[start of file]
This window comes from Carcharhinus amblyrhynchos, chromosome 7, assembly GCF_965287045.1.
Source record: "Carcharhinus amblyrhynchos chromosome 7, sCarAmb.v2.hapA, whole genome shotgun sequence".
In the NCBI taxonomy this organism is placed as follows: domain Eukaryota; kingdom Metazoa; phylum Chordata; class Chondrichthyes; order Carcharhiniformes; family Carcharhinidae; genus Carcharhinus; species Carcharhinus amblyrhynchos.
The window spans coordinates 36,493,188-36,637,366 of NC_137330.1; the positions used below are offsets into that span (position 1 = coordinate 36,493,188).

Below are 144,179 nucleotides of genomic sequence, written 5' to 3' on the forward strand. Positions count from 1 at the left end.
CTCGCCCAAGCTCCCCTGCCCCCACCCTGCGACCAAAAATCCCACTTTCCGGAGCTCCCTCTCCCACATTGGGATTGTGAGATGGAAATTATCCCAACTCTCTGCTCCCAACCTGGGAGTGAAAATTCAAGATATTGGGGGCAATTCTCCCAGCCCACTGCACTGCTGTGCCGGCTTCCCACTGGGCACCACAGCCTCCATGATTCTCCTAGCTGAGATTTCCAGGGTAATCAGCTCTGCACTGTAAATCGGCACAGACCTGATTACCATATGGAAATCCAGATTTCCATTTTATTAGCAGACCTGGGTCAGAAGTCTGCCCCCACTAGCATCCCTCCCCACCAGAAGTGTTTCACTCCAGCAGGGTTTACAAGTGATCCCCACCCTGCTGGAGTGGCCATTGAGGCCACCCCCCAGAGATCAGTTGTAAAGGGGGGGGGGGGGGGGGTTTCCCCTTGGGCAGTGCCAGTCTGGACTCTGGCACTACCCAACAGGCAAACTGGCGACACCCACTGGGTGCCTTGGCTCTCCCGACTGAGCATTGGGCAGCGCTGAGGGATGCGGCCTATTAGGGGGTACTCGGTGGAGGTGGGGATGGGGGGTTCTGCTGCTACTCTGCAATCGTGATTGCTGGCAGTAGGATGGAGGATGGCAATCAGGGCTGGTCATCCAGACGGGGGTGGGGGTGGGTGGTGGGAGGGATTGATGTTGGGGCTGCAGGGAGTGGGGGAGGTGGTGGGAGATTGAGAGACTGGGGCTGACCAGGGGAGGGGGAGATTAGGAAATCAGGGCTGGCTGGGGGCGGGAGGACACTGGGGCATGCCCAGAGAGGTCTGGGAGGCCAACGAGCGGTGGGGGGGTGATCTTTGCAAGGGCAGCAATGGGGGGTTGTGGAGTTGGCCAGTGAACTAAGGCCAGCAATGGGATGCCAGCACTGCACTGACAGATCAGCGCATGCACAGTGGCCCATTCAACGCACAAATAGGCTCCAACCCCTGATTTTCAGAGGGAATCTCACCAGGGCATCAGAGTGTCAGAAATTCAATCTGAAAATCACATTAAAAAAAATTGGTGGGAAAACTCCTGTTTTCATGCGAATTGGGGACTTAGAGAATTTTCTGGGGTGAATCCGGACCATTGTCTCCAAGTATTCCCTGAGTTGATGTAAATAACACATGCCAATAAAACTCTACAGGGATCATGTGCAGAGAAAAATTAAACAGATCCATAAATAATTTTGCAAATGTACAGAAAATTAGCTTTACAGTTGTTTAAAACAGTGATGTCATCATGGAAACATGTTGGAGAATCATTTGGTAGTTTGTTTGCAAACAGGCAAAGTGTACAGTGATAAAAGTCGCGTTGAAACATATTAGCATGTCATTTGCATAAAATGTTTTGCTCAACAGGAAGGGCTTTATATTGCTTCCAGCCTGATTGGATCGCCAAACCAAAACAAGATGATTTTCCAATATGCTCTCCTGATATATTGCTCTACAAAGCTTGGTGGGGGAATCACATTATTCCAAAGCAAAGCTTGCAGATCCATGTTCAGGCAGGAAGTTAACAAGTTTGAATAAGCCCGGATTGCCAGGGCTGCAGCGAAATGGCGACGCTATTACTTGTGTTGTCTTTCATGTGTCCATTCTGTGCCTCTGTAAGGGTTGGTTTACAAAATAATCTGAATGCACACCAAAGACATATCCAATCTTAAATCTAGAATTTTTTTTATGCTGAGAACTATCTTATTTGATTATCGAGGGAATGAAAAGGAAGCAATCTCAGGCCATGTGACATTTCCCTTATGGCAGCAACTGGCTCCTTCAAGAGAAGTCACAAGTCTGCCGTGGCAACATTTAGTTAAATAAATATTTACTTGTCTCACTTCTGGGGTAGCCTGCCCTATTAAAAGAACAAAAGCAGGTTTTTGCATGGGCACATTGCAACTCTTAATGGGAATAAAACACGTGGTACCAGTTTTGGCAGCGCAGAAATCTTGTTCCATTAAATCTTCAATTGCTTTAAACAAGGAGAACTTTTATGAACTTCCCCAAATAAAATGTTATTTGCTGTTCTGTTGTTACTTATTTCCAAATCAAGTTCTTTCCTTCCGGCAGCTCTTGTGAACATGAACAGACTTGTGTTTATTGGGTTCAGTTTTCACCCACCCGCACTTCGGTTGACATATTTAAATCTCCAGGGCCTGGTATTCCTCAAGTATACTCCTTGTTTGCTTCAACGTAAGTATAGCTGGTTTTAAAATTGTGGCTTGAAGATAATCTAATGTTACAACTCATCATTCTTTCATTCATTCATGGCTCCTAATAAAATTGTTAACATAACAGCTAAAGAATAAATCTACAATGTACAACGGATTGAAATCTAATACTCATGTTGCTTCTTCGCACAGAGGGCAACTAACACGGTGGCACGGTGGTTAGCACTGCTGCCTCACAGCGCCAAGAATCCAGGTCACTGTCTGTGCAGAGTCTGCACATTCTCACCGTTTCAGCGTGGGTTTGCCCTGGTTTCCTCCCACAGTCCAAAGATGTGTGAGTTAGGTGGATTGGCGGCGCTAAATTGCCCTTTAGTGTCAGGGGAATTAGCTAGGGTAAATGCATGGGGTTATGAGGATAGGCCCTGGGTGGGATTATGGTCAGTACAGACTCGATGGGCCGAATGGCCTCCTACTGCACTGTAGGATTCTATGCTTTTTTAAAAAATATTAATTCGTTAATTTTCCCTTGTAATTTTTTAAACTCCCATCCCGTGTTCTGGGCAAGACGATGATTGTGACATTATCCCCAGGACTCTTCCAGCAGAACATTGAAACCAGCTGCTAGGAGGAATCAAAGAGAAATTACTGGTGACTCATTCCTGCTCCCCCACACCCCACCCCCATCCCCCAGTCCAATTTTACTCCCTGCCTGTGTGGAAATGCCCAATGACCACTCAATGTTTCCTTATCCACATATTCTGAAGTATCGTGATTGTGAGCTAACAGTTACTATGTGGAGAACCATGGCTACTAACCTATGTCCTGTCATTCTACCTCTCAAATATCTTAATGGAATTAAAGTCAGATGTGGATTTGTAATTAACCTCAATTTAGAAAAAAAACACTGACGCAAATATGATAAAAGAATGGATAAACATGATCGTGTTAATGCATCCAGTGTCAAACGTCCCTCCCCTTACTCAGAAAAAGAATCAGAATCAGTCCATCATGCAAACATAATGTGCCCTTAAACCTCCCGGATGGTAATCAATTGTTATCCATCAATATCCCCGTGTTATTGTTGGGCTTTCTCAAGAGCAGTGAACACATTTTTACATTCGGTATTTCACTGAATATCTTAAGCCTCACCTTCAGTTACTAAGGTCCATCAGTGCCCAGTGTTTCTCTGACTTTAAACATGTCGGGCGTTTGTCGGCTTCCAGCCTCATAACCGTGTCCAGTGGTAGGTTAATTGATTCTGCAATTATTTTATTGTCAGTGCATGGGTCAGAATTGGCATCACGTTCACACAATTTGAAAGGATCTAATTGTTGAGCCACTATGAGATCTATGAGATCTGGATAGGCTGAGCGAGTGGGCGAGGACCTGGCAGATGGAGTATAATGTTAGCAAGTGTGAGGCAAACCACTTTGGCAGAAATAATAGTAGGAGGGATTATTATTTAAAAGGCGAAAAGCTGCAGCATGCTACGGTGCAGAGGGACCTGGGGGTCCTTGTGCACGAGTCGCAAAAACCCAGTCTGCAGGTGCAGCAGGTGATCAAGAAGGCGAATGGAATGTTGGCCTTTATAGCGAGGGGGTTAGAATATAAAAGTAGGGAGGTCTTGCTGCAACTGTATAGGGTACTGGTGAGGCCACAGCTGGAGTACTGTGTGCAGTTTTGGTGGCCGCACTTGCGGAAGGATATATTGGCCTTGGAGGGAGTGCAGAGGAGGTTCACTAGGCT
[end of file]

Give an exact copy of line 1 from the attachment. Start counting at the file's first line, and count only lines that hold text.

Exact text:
This window comes from Carcharhinus amblyrhynchos, chromosome 7, assembly GCF_965287045.1.